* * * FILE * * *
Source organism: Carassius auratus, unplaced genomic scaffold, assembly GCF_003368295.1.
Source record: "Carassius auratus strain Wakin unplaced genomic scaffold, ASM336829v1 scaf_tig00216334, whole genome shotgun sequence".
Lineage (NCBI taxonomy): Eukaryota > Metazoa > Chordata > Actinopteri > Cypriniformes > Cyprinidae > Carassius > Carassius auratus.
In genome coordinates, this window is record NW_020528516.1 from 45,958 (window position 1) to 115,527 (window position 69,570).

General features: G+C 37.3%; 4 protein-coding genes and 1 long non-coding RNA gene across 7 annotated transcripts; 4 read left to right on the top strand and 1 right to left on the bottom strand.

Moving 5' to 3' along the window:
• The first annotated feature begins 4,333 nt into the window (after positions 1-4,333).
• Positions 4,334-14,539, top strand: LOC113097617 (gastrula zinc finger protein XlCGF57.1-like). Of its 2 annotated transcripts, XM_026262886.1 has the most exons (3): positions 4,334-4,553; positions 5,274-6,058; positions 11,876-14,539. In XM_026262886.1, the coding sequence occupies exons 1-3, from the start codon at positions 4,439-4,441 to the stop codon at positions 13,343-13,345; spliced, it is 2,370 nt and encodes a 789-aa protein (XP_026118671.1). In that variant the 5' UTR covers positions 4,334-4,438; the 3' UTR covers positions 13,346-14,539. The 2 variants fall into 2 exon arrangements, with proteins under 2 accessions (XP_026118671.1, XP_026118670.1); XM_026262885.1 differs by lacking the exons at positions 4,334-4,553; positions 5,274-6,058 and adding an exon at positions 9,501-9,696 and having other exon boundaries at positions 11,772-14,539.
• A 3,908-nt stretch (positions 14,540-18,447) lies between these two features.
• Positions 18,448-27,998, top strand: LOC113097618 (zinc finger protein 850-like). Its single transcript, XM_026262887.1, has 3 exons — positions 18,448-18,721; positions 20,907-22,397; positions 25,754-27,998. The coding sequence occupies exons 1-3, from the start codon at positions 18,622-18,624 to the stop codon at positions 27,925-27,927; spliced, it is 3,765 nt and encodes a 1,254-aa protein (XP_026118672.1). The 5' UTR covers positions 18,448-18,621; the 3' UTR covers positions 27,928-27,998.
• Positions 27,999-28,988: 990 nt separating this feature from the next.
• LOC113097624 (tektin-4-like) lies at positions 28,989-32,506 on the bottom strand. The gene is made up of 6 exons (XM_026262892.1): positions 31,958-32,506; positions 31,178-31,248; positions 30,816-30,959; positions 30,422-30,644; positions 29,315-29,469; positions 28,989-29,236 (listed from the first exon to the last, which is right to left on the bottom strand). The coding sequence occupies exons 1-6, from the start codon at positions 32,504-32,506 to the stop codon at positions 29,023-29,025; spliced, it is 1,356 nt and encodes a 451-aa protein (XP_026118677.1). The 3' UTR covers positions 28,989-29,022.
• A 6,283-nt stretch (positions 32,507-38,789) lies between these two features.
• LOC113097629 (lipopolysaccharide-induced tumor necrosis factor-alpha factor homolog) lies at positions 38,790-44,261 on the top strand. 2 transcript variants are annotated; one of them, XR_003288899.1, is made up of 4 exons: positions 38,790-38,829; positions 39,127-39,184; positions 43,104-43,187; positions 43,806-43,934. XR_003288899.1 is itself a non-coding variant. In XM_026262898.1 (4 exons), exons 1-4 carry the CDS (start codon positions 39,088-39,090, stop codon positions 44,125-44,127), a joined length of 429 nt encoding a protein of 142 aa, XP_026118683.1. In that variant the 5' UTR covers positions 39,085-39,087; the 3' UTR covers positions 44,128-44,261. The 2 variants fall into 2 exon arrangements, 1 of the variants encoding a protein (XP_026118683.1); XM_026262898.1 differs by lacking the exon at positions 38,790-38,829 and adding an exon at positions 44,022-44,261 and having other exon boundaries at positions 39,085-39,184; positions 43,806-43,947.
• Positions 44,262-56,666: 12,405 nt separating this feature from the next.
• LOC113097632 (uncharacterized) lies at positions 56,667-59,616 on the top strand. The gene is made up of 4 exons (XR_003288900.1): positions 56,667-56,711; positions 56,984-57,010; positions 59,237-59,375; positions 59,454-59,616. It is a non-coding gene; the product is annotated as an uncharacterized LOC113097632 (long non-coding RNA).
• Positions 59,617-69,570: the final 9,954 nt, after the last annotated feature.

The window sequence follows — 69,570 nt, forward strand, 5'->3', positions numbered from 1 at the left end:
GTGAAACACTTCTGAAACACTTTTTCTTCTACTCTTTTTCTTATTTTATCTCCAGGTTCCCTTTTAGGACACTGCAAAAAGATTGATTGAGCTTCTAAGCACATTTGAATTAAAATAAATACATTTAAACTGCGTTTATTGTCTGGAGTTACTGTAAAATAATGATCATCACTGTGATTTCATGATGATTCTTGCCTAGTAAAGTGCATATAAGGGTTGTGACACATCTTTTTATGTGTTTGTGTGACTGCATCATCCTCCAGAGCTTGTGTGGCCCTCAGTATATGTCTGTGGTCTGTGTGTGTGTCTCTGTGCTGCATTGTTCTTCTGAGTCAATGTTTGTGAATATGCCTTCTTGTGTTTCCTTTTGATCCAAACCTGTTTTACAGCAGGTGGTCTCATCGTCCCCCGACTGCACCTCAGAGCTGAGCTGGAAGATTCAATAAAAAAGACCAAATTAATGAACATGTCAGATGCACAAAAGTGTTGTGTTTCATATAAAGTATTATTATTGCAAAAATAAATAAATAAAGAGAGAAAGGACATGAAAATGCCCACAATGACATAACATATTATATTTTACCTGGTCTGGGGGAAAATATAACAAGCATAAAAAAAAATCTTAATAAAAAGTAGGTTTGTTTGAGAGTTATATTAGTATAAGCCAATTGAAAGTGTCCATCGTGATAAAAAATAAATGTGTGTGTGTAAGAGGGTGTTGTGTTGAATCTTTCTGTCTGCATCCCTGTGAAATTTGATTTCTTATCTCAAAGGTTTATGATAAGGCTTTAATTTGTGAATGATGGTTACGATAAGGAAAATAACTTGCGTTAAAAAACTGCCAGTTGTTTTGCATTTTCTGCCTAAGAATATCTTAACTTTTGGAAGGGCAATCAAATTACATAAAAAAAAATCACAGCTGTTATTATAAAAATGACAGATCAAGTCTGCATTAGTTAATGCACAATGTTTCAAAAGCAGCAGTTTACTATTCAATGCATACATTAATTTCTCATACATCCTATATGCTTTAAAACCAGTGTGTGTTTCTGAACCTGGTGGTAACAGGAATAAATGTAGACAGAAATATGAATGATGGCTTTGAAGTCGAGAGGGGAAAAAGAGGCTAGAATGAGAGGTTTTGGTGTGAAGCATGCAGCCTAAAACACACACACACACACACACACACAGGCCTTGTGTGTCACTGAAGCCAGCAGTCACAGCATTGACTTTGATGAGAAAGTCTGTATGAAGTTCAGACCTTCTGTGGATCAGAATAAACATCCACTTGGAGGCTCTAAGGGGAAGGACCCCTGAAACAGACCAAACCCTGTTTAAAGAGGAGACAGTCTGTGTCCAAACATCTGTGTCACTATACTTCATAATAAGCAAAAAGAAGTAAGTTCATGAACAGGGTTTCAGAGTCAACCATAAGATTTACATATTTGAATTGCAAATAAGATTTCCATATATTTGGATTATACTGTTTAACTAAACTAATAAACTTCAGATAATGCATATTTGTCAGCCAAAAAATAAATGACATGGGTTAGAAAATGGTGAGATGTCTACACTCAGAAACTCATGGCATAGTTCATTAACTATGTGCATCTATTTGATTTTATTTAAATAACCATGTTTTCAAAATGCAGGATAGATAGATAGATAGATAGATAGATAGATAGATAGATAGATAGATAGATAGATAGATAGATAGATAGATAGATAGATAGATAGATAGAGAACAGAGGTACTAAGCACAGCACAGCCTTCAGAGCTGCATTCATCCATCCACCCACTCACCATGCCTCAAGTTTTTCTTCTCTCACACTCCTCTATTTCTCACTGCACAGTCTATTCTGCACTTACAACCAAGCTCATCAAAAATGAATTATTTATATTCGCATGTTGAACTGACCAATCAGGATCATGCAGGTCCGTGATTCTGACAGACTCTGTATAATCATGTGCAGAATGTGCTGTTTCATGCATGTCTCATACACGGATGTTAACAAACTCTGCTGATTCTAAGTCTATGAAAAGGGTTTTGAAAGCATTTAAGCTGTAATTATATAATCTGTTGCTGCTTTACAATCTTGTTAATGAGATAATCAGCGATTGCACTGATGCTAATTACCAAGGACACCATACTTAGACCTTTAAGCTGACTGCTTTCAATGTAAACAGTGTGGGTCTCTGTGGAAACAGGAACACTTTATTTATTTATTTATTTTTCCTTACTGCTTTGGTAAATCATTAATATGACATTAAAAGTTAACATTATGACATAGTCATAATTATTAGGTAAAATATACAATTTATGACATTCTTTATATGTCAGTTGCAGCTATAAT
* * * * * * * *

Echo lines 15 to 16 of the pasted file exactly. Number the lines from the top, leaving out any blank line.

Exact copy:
• Positions 44,262-56,666: 12,405 nt separating this feature from the next.
• LOC113097632 (uncharacterized) lies at positions 56,667-59,616 on the top strand. The gene is made up of 4 exons (XR_003288900.1): positions 56,667-56,711; positions 56,984-57,010; positions 59,237-59,375; positions 59,454-59,616. It is a non-coding gene; the product is annotated as an uncharacterized LOC113097632 (long non-coding RNA).